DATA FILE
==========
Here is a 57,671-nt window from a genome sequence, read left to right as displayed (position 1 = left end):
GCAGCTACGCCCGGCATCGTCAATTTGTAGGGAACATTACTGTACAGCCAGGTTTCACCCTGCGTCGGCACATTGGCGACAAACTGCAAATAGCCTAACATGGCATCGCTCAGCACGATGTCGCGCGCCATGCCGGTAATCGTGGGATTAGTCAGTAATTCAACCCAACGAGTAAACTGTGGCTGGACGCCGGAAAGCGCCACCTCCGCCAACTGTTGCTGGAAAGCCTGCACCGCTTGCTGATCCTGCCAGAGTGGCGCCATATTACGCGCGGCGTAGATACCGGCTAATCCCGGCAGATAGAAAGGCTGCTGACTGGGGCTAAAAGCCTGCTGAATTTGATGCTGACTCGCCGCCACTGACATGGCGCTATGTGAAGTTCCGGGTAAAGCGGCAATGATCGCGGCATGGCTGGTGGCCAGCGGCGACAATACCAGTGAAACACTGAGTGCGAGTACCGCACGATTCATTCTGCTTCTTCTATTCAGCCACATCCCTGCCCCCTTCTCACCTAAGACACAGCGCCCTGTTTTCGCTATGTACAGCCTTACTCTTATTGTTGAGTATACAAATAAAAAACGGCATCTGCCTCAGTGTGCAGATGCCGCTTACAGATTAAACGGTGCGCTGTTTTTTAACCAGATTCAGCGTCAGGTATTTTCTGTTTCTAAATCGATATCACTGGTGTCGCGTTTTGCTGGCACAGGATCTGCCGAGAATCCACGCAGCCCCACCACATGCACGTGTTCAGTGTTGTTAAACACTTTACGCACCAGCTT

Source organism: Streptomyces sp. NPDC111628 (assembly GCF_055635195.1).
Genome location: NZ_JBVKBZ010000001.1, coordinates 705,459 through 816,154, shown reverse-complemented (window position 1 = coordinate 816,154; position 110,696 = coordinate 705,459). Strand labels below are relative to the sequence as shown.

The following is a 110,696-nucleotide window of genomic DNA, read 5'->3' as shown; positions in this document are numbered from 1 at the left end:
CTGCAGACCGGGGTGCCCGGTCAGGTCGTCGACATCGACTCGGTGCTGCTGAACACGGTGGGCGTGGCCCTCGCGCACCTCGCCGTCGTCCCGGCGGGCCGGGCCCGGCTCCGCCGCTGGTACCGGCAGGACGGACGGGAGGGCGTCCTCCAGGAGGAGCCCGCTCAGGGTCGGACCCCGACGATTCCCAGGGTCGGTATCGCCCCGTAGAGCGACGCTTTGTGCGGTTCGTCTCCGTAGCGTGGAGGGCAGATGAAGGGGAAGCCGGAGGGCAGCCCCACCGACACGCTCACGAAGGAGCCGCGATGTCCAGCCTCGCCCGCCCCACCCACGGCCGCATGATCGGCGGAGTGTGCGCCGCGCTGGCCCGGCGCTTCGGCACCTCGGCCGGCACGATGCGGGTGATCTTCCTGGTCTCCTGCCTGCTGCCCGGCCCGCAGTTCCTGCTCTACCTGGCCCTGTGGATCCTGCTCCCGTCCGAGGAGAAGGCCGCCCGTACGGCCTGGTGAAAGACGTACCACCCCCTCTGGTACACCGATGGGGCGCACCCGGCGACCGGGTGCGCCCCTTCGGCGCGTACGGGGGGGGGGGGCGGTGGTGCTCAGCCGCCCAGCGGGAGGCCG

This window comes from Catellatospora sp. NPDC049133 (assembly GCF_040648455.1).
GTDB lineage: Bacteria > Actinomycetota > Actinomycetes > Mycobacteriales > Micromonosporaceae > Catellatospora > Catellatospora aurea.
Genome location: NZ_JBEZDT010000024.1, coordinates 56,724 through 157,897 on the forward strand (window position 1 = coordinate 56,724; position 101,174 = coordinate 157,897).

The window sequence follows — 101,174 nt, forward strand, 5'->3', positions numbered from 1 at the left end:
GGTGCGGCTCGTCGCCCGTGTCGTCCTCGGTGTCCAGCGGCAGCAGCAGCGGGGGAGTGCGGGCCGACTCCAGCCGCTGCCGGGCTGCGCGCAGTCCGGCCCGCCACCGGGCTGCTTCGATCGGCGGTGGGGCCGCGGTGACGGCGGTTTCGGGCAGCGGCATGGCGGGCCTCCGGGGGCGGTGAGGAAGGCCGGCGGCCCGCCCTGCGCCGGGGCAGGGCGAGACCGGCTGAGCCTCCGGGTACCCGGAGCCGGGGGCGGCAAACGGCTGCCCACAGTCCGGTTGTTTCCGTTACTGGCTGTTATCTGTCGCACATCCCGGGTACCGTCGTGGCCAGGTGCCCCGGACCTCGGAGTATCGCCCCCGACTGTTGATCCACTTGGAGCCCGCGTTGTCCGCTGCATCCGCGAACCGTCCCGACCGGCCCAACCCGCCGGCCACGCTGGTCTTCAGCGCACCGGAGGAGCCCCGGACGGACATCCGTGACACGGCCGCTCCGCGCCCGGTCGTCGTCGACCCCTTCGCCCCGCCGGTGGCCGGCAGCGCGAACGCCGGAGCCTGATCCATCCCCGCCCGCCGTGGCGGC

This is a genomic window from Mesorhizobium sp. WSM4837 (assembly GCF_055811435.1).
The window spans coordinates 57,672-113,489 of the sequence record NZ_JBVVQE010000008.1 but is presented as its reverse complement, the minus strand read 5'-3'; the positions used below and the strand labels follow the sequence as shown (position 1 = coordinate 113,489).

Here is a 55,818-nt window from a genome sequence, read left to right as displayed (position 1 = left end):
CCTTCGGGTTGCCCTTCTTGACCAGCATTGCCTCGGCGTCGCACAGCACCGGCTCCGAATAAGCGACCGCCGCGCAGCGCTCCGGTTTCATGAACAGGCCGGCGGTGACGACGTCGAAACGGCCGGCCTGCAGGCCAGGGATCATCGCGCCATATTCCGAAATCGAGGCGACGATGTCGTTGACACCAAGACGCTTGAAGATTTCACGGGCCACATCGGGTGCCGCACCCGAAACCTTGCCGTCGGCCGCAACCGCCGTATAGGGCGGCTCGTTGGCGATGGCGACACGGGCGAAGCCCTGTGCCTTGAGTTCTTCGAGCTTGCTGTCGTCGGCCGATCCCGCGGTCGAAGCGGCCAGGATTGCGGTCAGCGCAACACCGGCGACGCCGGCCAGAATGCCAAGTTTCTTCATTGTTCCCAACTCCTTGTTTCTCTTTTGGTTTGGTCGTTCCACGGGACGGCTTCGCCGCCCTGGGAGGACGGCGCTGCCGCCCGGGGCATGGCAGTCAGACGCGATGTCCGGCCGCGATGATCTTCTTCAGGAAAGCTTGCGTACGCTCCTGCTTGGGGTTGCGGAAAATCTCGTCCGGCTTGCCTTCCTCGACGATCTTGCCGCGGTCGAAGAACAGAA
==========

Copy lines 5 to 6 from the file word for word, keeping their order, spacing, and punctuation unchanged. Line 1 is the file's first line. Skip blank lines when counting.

The following is a 110,696-nucleotide window of genomic DNA, read 5'->3' as shown; positions in this document are numbered from 1 at the left end:
CTGCAGACCGGGGTGCCCGGTCAGGTCGTCGACATCGACTCGGTGCTGCTGAACACGGTGGGCGTGGCCCTCGCGCACCTCGCCGTCGTCCCGGCGGGCCGGGCCCGGCTCCGCCGCTGGTACCGGCAGGACGGACGGGAGGGCGTCCTCCAGGAGGAGCCCGCTCAGGGTCGGACCCCGACGATTCCCAGGGTCGGTATCGCCCCGTAGAGCGACGCTTTGTGCGGTTCGTCTCCGTAGCGTGGAGGGCAGATGAAGGGGAAGCCGGAGGGCAGCCCCACCGACACGCTCACGAAGGAGCCGCGATGTCCAGCCTCGCCCGCCCCACCCACGGCCGCATGATCGGCGGAGTGTGCGCCGCGCTGGCCCGGCGCTTCGGCACCTCGGCCGGCACGATGCGGGTGATCTTCCTGGTCTCCTGCCTGCTGCCCGGCCCGCAGTTCCTGCTCTACCTGGCCCTGTGGATCCTGCTCCCGTCCGAGGAGAAGGCCGCCCGTACGGCCTGGTGAAAGACGTACCACCCCCTCTGGTACACCGATGGGGCGCACCCGGCGACCGGGTGCGCCCCTTCGGCGCGTACGGGGGGGGGGGGCGGTGGTGCTCAGCCGCCCAGCGGGAGGCCG